Thriller/Suspense/Mystery | Read It Forward

Thriller/Suspense/Mystery

Read It Forward features bestselling and up-and-coming authors of thriller, suspense, and mystery. For readers who love books that keep you turning pages late into the night!

The Marauders is so damned good you won’t believe it’s a first novel,” says Stephen King.

“By the time you reach page 20, you won’t care. It’s rollicking, angry, eye-popping, and fall-on-the-floor funny, sometimes in the course of a single scene. The cast is winning, the post-Katrina bayou setting is richly evoked, the dialogue crackles, and the story rolls on a wave of invention.

It’s a little Elmore Leonard, a little Charles Portis, and very much its own uniquely American self. Basically, Tom Cooper has written one hell of a novel.”

From the two-time Booker Prize winner: an exhilarating, exceedingly timely new novel–at once dark, suspenseful, and seriously funny–that journeys to the place where the cyber underworld collides with international power politics.

When Gaby Baillieux released the Angel Worm virus into Australia’s prison system, hundreds of asylum seekers walked free. And because the Americans run the prisons – as they do so many parts of her country – the doors of some 5,000 jails in the US also opened.

Was this a mistake, or a declaration of cyber war?

New York is toxic—decimated by a dirty bomb years ago. The limnosphere is a virtual safe haven—if you’re rich enough to buy in. Spademan is a hit man—box-cutter at the ready.

His latest job is to snuff out Lesser, a lowlife lurking around other people’s fantasies. As Spademan is about to close the deal, Lesser comes back from the limn with a wild claim: terrorists are planning to attack New York. Again. This time from the inside out.

Spademan has always had his share of enemies, but now they’re coming at him from all sides and it’s impossible to know whom to trust.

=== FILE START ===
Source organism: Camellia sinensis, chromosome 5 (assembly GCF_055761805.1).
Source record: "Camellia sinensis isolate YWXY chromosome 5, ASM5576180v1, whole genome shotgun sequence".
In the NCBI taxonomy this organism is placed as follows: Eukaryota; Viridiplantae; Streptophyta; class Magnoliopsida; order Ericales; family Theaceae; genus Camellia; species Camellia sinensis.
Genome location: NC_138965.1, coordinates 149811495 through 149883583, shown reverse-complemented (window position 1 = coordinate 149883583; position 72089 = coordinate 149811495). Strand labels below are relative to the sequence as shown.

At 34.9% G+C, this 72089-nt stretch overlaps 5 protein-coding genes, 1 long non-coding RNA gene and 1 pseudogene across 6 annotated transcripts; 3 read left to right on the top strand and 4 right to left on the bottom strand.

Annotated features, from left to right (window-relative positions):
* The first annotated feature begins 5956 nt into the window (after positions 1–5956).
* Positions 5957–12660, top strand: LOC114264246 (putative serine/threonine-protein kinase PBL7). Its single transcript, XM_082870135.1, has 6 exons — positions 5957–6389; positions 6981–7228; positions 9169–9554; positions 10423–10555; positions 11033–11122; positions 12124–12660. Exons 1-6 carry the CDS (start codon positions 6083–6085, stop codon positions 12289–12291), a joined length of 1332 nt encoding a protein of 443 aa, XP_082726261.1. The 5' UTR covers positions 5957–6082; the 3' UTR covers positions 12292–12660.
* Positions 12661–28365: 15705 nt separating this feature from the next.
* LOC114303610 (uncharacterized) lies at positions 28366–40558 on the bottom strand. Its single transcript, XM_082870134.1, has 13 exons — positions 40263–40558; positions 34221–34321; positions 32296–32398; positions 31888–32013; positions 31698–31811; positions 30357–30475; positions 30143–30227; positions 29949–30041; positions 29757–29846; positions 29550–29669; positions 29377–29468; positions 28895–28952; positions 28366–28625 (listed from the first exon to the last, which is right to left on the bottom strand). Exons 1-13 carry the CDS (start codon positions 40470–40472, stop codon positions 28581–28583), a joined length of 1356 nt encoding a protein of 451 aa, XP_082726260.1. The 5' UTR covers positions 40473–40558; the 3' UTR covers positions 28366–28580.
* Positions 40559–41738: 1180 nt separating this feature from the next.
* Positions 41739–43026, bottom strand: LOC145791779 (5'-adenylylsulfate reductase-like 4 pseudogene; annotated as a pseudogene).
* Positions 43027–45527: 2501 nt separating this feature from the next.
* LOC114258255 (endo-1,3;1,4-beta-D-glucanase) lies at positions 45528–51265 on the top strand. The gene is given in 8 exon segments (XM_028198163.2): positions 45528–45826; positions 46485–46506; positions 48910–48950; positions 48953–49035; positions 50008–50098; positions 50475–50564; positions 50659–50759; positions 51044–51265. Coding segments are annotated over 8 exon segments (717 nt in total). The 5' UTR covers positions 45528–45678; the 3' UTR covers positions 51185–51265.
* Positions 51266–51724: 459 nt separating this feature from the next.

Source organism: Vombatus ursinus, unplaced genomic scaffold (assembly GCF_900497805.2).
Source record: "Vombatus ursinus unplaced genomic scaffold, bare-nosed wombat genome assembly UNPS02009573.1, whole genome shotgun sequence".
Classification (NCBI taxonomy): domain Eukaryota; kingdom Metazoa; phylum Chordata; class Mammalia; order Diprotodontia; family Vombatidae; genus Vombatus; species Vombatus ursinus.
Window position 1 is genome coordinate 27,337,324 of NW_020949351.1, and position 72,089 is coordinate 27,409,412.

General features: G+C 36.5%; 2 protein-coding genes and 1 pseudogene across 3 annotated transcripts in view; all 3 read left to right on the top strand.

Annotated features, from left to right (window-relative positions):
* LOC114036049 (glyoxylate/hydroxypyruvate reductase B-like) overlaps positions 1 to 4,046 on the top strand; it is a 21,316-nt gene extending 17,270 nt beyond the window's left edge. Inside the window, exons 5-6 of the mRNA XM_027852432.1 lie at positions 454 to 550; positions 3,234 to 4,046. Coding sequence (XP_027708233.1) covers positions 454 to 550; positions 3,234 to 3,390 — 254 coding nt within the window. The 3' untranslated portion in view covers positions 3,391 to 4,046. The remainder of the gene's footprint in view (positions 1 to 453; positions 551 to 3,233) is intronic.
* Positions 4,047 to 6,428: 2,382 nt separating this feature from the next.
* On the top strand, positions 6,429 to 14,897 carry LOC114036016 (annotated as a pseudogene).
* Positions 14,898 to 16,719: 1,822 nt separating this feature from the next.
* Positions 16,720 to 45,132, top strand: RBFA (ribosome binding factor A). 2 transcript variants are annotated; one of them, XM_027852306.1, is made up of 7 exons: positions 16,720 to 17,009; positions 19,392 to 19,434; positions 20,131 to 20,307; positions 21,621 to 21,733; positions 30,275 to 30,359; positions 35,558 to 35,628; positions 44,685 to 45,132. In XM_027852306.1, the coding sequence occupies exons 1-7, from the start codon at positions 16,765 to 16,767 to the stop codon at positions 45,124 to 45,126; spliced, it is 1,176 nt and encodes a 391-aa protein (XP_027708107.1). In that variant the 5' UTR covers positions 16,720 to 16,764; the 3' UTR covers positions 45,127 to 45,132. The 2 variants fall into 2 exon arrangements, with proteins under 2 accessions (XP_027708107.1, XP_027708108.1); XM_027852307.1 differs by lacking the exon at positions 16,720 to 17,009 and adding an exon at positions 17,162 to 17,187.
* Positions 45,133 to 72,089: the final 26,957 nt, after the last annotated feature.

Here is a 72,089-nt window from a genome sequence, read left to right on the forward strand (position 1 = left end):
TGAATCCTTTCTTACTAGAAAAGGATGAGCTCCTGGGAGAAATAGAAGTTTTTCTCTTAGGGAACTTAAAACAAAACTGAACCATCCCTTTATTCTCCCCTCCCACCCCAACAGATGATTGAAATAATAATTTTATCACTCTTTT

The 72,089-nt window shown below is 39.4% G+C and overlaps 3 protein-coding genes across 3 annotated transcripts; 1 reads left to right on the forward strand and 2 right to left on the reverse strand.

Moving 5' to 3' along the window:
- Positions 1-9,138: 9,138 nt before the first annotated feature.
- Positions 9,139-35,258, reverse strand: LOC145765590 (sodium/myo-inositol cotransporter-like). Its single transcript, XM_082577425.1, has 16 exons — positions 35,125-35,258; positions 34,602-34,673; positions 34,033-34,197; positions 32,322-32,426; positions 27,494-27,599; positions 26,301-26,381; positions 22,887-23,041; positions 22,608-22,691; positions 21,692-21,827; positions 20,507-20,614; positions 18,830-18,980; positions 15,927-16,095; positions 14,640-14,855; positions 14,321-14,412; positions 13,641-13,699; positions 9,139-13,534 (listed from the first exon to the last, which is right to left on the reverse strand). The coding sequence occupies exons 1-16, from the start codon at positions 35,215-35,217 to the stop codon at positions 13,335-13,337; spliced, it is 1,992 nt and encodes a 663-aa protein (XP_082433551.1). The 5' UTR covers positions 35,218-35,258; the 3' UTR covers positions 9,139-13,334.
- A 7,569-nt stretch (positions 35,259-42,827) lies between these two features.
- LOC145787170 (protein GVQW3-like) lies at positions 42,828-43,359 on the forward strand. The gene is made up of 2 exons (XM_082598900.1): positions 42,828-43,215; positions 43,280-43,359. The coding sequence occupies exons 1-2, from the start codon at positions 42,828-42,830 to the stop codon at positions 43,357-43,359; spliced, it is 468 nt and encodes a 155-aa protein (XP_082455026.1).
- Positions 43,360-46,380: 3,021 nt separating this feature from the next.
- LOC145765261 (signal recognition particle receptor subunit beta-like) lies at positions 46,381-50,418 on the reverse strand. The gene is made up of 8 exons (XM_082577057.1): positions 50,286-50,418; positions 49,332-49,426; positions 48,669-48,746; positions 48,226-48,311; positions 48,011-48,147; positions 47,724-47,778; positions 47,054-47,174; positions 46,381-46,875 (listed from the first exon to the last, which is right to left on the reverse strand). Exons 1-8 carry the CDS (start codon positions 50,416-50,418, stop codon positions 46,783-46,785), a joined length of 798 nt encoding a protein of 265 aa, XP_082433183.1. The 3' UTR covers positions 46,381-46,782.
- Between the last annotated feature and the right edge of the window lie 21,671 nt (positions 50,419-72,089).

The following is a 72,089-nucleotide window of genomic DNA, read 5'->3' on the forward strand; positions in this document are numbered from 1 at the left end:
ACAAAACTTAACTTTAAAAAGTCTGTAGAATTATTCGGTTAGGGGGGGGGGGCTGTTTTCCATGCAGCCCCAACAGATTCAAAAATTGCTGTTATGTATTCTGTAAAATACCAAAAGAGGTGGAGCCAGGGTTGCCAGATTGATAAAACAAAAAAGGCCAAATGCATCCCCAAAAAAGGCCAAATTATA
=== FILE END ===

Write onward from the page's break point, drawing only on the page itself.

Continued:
How important is a book’s genre? If you’re not a big scifi reader, will you try a science fiction novel if it comes highly recommended? Why or why not? Let’s talk in the comments.

The Martian by Andy Weir has been called “scifi for people who don’t usually read scifi.”

The Associated Press says it well: “it’s a story for readers who enjoy thrillers, science fiction, non-fiction, or flat-out adventure [and] an authentic portrayal of the future of space travel.” Plus, the narrator is hilarious.

The unrelenting hero of The Summer of Dead Toys, Inspector Hector Salgado returns in another riveting crime thriller.

For the second time in a short period, Inspector Hector Salgado turns his head suddenly, convinced someone is watching him, but he sees only anonymous and indifferent faces.

It is January 5, the night before Reyes, though no one would think so judging by the pleasant temperature, ignored by some strollers conveniently dressed in overcoats, some even with gloves and scarf as befits the season, happy to participate in a sham of winter lacking the main ingredient: cold.

Vanessa Michael Munroe returns! The informationist, chameleon, and hunter who has built her life on a reputation for getting things done—often dangerous and not-quite-legal things.

In the wake of going head-to-head with international sex traffickers in The Doll, Munroe has retreated to Djibouti, where, while passing as a man, she finds work as an interpreter for a small, private, maritime security company. On the run, wounded, without connections or resources, and with the life of the captain as bait and bartering chip, Munroe believes that the only way to save Leo, assuming he’s still alive, is to hijack the ship back.